Cable TV companies are starting to realize that healthcare is where they need to focus in order to grow their businesses.
Philadelphia is one of two test cities involved in a project to curb diabetes, according to a story by John McDevitt at CBS News. ComCast is partnering with “Project Not Me,” the 12-month study targeted at “helping those who are at risk for type-2 diabetes.”
The more than 300 adults who are being sought will get to watch “16 Xfinity on demand video episodes in the comfort of their own homes and incorporate information from support materials into their daily lives,” according to McDevitt, who writes that the goal of the program “is to prevent or delay the onset of diabetes by promoting healthy eating, increasing physical activity and other life style changes.”
Prediabetes is a condition in which individuals have higher than normal blood glucose levels, but not high enough to be classified as diabetes, according to the National Diabetes Information Clearinghouse (NDIC).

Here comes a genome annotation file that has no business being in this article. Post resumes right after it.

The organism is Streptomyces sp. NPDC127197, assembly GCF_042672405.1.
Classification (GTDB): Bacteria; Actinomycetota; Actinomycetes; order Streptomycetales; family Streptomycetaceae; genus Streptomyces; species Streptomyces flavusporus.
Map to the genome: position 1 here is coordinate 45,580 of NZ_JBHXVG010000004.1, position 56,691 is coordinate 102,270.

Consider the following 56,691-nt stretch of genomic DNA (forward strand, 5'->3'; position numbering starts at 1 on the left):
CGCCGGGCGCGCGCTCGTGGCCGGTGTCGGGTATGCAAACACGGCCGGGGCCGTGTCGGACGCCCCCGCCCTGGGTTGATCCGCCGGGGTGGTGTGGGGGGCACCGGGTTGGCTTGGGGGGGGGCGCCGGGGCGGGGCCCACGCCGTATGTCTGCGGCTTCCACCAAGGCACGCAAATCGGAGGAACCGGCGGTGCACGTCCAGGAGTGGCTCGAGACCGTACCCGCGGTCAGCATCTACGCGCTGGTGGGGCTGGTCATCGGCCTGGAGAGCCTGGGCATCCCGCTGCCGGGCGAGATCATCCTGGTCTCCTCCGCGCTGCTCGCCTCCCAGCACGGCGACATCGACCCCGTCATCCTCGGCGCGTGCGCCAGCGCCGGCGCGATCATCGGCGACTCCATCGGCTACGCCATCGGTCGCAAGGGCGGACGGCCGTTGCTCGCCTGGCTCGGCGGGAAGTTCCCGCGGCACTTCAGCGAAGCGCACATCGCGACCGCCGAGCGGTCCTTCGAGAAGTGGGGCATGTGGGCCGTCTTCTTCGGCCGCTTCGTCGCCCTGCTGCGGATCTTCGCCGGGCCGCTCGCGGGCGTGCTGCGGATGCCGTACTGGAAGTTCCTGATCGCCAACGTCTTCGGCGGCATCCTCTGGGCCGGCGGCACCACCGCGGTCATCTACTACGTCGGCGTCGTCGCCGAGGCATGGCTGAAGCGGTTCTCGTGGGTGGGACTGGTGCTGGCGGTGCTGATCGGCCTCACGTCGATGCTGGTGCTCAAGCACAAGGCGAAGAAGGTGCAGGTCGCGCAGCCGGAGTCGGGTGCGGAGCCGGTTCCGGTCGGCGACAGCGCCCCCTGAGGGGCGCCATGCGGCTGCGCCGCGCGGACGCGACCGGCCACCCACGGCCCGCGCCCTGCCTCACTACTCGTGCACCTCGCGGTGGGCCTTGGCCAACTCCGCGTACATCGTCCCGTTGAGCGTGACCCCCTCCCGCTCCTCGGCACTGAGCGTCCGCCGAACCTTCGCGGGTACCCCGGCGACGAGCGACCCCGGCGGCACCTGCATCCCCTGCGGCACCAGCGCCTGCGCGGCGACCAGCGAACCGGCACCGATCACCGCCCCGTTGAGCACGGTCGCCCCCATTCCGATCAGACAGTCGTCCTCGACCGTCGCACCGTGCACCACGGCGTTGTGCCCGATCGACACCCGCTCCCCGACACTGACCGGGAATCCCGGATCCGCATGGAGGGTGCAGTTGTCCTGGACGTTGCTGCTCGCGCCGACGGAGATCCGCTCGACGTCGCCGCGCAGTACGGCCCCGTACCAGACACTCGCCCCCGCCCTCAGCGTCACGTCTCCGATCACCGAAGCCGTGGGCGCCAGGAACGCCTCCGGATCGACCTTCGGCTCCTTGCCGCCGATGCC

The NDIC notes that people with prediabetes “have an increased risk of developing type 2 diabetes, heart disease, and stroke.” Of people age 65 years and older in the US, 10.9 million, or 26.9 percent, had diabetes in 2010 . But it’s not just the elderly who are developing diabetes. According to the NDIC, about 215,000 people younger than 20 had diabetes — type 1 or type 2 —in the United States in 2010.
“We know we have to rethink health care and rethink the way that we deliver care,” Deborah Sundal, who heads UnitedHealthcare’s Center for Health Reform and Modernization, told McDevitt. “The good news is that there are many lifestyle changes that with support you can make and significantly reduce your chance of getting type-2 diabetes.”
Losing weight and exercising are two key ways to lower one’s chances of developing type 2 diabetes.
UnitedHealth Group and Comcast Corporation have partnered for the Diabetes Prevention Program.Deborah DiSesa Hirsch is an award-winning health and technology writer who has worked for newspapers, magazines and IBM in her 20-year career. To read more of her articles, please visit her columnist page.
Edited by Rich Steeves